Serving up an additional take on Knoxville’s best new restaurant
By Brandon Gibson
Utilizing a combination of locally sourced ingredients, cooking techniques both traditional and cutting-edge and a staff that was both attentive and knowledgeable, Rebel Kitchen wowed my dinner companions and me with some of the finest meals that any of us had ever had.
The atmosphere was open and inviting, and even with the space full to the gills with happy patrons and staff zipping back and forth, the noise in the room never rose above a pleasant buzz, and the table never felt cramped.
The menu itself will rotate regularly to make best use of a host of locally sourced produce, herbs and meats. We sampled three appetizers and three entrees throughout the evening. For me, the standout amongst the appetizers was the mushroom Bolognese, an earthy and aromatic dish featuring Mossy Creek mushrooms over a bed of house-made pasta that masterfully walked the line between savory and rich without swaying too far into either. The cucumber and crab dish was no slouch, either. This soup made excellent use of the base ingredients to create a flavor profile that was both delicate and striking. This commitment to balance was a trend that carried over into each of the entrees sampled.
The must-try dish amongst the main courses was definitely the crispy veal sweetbreads. Don’t Google what sweetbreads actually are until AFTER you’ve tried this decadent dish, but even if curiosity gets the better of you and you do … still try this. Perfectly crisp and seasoned skin gives way to a succulent and moist center to form an exquisite burst of flavor.
The creamy supergreen-and-mushroom mixture that accompanied the sweetbreads was also exceptional and grounded the dish with both its earthiness and its simplicity.
The seafood dish on this particular evening was a red snapper filet that had been pan-seared to perfection. The skin was flaky, and the filet itself tender and cooked just long enough to be done. The other entree sampled was a beef hanger steak. Cooked using an unusual and very specific method, this dish in particular gave both the chef and the wait staff an opportunity to shine, the former in both creativity and actual preparation and the latter in their ability to explain it. Both were successful.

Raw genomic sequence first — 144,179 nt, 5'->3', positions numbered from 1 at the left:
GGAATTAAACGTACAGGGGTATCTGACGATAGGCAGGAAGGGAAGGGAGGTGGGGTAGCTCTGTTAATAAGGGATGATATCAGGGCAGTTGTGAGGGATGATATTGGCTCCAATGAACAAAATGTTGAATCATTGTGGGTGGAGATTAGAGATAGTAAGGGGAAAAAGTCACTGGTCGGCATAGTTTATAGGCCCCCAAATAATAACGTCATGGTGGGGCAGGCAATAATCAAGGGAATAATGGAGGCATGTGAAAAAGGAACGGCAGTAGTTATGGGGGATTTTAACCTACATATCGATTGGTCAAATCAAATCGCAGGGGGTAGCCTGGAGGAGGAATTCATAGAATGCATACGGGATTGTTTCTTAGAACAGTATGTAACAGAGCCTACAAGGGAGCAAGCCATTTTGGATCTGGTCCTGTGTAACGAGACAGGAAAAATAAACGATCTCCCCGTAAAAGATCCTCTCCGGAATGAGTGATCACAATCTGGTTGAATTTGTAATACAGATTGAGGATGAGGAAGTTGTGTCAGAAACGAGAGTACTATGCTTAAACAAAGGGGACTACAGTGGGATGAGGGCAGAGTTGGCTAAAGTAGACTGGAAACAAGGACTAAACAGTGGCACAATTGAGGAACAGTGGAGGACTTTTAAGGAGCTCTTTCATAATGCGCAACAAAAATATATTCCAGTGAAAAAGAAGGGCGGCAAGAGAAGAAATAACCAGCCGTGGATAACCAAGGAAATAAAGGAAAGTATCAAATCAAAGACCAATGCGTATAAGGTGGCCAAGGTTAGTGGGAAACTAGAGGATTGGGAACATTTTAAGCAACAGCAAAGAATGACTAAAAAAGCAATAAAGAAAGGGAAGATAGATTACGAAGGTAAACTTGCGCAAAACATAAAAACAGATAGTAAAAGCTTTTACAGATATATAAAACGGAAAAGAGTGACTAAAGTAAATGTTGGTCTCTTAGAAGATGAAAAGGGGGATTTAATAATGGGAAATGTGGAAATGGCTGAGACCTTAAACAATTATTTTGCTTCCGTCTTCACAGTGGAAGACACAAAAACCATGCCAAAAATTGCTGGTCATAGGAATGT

The desserts sampled were tasty, but it was evident that they were not the restaurant’s focus. These will likely rotate, as well, to complement the entrees. The standout was a chocolate mousse that, though I didn’t immediately recognize it as what I ordered, still got the job done and then some. French-press coffee, and a well-made craft cocktail (both boozy and imaginative) capped off a stellar evening. Featuring cuisine that will compare favorably to any gourmet fare that you’ll find in a city ten times Knoxville’s size, a prime location in the heart of a rapidly expanding Old City and a price point that’s manageable for even the most budget-minded. I can envision Rebel Kitchen quickly becoming destination dining for foodies and couples from all over the region. Knoxville and downtown in particular should count itself fortunate to house such an establishment.
For Bill Foster’s look at Rebel Kitchen, click here.